People often ask how Grenville Baker Boys & Girls Club “inspires and enables all young people to realize their potential as productive, responsible and caring citizens and community leaders of tomorrow.” The answer is as complex as childhood, itself. Afterall, there are so many ways to interpret what it means to be “productive, responsible, caring and a leader” … and there are even more ways in which to accomplish these feats.
The process of growing up is not linear; it is not one or two lessons that make a person who they eventually come to be. Rather it is the collection of experiences and the presence of various role models that shape children on their unique journeys toward adulthood. With this sentiment in mind, our Club provides a wide range of experiences and positive relationships to help children learn, grow, and flourish. Indeed, our programmatic framework is based on five core areas that allow children to explore their interests, build their confidence, and develop a sense of belonging and community. These are: Character & Leadership Development, Education & Career Development, Health and Life Skills, The Arts, and Sports, Fitness and Recreation.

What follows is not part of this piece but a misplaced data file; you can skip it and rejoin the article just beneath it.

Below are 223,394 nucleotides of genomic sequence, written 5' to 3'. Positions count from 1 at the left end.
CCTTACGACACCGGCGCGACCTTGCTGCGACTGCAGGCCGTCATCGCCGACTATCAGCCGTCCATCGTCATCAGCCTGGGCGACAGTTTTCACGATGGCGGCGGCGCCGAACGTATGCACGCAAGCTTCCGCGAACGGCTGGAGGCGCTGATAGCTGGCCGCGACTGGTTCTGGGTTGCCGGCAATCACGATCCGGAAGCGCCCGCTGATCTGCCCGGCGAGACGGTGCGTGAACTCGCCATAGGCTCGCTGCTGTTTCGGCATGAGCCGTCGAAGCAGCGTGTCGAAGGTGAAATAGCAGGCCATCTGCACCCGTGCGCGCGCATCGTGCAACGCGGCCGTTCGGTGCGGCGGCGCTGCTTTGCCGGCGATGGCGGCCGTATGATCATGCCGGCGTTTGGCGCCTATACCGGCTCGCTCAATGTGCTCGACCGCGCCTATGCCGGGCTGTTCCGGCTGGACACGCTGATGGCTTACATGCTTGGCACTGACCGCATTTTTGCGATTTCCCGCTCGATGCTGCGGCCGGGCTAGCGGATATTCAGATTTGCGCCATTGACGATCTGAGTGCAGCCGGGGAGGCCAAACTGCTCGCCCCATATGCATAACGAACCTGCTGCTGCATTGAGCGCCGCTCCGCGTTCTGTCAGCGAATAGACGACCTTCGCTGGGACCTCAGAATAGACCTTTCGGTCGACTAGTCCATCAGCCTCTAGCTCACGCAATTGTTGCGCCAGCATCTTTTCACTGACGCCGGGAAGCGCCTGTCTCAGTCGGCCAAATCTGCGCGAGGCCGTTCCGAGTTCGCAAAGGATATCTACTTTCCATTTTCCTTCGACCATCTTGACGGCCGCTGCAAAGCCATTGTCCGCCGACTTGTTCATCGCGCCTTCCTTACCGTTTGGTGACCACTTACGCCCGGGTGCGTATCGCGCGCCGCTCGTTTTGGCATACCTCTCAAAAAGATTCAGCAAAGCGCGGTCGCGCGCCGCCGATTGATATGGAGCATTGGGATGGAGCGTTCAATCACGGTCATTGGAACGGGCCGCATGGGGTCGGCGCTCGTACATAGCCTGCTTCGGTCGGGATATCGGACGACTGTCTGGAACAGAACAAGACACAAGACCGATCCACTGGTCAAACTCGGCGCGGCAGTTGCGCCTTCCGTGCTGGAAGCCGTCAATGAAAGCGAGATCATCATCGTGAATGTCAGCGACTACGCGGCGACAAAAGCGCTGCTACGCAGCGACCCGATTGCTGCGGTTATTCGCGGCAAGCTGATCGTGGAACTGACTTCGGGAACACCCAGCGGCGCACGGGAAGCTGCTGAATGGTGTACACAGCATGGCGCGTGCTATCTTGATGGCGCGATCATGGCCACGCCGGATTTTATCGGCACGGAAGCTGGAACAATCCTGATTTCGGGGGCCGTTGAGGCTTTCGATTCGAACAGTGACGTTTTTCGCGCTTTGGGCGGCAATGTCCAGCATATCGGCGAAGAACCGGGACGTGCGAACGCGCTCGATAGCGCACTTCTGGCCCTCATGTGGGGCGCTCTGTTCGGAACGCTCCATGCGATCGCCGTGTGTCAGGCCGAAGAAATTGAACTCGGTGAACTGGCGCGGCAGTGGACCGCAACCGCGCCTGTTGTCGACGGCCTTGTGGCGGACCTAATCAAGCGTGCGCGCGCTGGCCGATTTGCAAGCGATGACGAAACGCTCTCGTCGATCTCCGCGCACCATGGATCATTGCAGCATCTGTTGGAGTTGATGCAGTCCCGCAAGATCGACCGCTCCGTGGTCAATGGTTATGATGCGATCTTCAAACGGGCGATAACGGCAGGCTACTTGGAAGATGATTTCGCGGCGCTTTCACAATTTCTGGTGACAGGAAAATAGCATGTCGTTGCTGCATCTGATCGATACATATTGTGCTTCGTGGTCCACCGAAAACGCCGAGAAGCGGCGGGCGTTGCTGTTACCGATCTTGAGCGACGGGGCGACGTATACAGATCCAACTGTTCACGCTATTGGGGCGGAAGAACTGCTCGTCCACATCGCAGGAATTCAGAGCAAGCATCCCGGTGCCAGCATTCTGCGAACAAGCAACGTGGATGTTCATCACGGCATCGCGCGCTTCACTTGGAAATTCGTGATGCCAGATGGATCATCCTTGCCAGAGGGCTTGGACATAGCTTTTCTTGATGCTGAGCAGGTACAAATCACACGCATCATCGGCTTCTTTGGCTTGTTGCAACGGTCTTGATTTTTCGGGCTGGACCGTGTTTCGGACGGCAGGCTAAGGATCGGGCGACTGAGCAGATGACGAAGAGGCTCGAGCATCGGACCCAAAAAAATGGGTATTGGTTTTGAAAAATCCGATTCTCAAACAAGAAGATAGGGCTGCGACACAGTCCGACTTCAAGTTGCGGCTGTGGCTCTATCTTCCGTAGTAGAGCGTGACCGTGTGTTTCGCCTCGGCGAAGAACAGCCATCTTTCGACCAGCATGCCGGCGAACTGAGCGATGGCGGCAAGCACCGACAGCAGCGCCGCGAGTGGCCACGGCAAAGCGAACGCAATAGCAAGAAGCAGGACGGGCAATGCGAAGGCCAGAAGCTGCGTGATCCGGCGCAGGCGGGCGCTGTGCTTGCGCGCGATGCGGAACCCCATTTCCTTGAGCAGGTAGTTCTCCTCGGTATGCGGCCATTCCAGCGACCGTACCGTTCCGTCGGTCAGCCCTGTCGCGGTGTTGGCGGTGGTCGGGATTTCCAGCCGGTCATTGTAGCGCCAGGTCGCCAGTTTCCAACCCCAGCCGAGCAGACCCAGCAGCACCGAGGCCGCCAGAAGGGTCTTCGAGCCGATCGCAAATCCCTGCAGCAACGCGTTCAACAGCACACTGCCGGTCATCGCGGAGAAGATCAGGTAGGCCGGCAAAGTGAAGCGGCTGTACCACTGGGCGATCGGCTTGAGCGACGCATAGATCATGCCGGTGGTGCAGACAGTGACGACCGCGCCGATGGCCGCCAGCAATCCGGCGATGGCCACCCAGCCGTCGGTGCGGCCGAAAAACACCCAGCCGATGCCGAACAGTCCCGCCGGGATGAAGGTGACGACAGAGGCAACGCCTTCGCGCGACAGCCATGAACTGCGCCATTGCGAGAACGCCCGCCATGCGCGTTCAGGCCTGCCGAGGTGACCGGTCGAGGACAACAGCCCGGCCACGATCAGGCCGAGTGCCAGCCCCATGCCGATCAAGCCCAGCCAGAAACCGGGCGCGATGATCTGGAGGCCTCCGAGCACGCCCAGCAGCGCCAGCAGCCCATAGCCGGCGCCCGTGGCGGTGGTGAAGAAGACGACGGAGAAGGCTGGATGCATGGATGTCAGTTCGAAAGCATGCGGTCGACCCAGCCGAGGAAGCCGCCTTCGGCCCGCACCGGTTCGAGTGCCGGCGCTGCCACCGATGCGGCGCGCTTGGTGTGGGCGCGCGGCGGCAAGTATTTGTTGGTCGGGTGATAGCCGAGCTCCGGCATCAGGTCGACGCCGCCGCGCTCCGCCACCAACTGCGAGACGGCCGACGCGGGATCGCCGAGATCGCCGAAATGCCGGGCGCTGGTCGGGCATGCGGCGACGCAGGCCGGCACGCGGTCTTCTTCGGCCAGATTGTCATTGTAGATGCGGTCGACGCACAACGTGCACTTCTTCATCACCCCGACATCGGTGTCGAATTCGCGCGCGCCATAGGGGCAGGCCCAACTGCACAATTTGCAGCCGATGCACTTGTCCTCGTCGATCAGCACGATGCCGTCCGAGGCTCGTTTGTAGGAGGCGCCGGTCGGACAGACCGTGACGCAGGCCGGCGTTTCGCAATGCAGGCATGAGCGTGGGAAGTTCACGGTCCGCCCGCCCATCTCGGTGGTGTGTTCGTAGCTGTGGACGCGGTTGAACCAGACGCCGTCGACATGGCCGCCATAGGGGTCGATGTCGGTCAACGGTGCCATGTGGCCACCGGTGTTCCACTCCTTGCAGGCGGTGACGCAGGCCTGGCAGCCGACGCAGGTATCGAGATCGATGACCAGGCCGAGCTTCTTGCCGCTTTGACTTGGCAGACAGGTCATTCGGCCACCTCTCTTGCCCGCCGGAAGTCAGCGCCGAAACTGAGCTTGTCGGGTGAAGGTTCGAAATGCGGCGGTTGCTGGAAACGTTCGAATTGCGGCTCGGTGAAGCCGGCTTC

Oftentimes these core areas are evident through formal programs. But sometimes these values are best imparted when they are woven into simple, seemingly everyday experiences. That’s what happened on Friday, February 5th. On a sunny afternoon between snowstorms, our staff at our Bayville K-5 site felt that it was a wonderful day for a stroll along the Sound. As the weather was sunny and mild, the kids were excited to be near the water to explore and enjoy the fresh air. As they walked along the shoreline, Club staff helped the kids identify interesting objects like shells, sea glass, and fish bones.
Beyond the natural beauty, the kids also observed garbage and debris strewn about. Our staff took this opportunity to discuss the environment and how each person has a responsibility for caring for their surroundings… not just for their own benefit, but for the benefit of all. The kids immediately latched on to the idea of a beach clean-up! When they had done all they could do before the sun went down, one child, Kawaun, remarked that cleaning up was not only important and productive, but also a rewarding way to “hang out with my best buds.”
What I love about a story like this is that it may seem ordinary — children enjoying time with friends, skipping rocks, and cleaning up the beach. But this experience was so much more than kids exploring the great outdoors; it was science, community service, social interactions, and physical exercise all intertwined. In this way, the story of an afternoon outing is quite extraordinary.